Are robots out to steal your money? (Shutterstock illustration)

Scammers Are Using AI to Steal Your Wealth

Here’s how to detect them and protect your assets

Back Web Only May 30, 2023 By Dakota Morlan

With the explosion in user-friendly artificial intelligence software such as ChatGPT and countless other innovative applications, we’ve entered an age of accessibility so expansive it has been compared to the advent of the internet. But like the internet and its anarchic inception, the collective imagination is struggling to keep up with how these AI tools will impact daily life, and how to evade those who utilize them for malicious purposes. 

Using AI, criminals can be craftier, more convincing, and nearly impossible to detect — even for the otherwise tech-savvy. Phone scams aren’t just for the elderly anymore. With voice cloning software, just a three-second recording is needed to seamlessly mimic a real person’s voice, and scammers are already exploiting it. 

In March, the Federal Trade Commission warned of AI being used in what they call “family emergency schemes,” where a family member may call in trouble and ask for money. Even more unsettling are the “virtual kidnapping schemes,” which are nothing new, according to the FBI, but are infinitely more effective and traumatizing with the addition of voice cloning. 

One Arizona mother recently experienced this novel variety of horror when her 15-year-old daughter’s voice sobbed over a phone call from an unknown number, begging her for help. “The voice sounded just like Brie’s (her daughter), the inflection, everything,” she told CNN. Then a man’s voice demanded ransom. Fortunately, the scam was swiftly exposed when the real daughter called, but the terror felt by the mother was also real.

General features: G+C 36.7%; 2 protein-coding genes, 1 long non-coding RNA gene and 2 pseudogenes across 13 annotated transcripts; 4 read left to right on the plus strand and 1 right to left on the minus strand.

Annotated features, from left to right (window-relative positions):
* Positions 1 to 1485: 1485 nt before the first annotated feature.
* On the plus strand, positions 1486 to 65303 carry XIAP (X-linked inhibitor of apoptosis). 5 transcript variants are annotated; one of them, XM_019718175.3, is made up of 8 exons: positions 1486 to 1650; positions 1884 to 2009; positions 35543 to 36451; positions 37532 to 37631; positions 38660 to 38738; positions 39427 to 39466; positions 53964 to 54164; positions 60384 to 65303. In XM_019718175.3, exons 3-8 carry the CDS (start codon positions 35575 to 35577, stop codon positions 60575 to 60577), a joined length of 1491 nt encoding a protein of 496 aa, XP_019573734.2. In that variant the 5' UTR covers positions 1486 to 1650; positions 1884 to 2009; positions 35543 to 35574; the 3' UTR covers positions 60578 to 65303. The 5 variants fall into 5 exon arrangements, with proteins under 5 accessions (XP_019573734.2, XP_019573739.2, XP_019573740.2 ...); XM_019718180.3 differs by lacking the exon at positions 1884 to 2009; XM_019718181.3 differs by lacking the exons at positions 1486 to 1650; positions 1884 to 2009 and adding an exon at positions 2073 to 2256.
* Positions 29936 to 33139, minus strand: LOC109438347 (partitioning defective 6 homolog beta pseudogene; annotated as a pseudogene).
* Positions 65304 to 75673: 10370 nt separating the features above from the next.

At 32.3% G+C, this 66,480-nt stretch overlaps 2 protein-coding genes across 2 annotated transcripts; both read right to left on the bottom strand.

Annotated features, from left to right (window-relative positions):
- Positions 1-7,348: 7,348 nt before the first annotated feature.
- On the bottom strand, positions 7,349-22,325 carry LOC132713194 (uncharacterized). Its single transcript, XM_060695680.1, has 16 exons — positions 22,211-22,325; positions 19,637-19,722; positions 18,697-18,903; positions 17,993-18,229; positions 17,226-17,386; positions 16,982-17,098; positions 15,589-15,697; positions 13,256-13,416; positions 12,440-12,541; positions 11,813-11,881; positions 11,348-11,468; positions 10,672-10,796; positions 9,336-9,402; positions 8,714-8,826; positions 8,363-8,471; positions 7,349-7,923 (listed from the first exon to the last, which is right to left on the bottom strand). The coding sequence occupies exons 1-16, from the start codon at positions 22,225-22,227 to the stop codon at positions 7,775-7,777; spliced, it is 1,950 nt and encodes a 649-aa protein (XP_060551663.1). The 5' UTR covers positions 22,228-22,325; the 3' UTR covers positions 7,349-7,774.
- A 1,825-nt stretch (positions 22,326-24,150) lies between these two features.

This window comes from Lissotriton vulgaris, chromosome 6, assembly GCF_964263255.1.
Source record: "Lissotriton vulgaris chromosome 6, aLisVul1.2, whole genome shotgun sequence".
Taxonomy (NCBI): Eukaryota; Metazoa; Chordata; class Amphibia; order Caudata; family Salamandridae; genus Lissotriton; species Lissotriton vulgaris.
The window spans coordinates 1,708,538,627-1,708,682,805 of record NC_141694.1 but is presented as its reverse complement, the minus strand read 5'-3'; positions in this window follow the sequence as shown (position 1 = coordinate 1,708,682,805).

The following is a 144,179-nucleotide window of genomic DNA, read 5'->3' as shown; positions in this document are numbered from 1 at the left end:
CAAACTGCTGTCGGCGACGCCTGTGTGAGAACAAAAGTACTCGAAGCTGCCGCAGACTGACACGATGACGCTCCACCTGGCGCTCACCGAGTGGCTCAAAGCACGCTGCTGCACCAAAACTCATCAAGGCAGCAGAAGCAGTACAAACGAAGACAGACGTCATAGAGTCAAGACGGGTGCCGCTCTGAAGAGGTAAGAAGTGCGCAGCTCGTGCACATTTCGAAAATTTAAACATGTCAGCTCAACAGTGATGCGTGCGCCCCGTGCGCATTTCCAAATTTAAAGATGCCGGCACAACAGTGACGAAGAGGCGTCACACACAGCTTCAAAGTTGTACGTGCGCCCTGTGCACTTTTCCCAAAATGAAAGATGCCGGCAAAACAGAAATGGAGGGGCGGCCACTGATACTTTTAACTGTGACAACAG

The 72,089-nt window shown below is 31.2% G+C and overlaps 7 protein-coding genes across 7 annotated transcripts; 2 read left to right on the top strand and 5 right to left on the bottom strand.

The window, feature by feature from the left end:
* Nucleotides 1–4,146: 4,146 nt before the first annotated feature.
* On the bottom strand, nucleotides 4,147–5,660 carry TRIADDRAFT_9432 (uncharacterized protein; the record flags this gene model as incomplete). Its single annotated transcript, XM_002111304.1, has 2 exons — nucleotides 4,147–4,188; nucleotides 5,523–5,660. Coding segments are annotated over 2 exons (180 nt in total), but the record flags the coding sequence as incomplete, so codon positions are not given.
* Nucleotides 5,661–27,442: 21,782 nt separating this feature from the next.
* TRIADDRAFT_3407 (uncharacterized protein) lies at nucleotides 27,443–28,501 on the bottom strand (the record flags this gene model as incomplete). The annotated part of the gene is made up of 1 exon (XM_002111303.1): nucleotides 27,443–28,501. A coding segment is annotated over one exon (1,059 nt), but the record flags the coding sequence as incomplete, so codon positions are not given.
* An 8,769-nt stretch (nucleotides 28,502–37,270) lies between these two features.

If something similar happens to you, stay calm. Don’t trust the voice.

“Call the person who supposedly contacted you and verify the story. Use a phone number you know is theirs. If you can’t reach your loved one, try to get in touch with them through another family member or their friends,” the FTC advises. “If you spot a scam, report it to the FTC.”

So what are some other ways criminals are using AI, and how can we protect ourselves?

George Usi, CEO of Sacramento-based cybersecurity compliance company Omnistruct, is well versed in the security risks posed by AI and the burgeoning field of “artificial ethics.” He serves on the board for SecureTheVillage, a nonprofit that supports communities in achieving cybersecurity and data privacy. He is also a chairman of the CaliforniaIPv6 Task Force, which is a collaborative effort to upgrade the internet to the next generation of numbering systems. 

At Omnistruct “one of the things that is on the tip of our spear right now is some of the concerns about the security of any kind of AI-based model and how the risks increase dramatically when … learning models aren’t properly developed to be accountable,” Usi says. Hackers using AI-based learning models to breach networks and steal data is not new, but the growing accessibility of AI-driven applications will change the game when it comes to online scammers targeting individuals.

“Hackers that are out there are now going to sound a lot less like the Nigerian prince that we so frequently hear about in the cliche of cybersecurity hacks. They’re going to be more sophisticated.”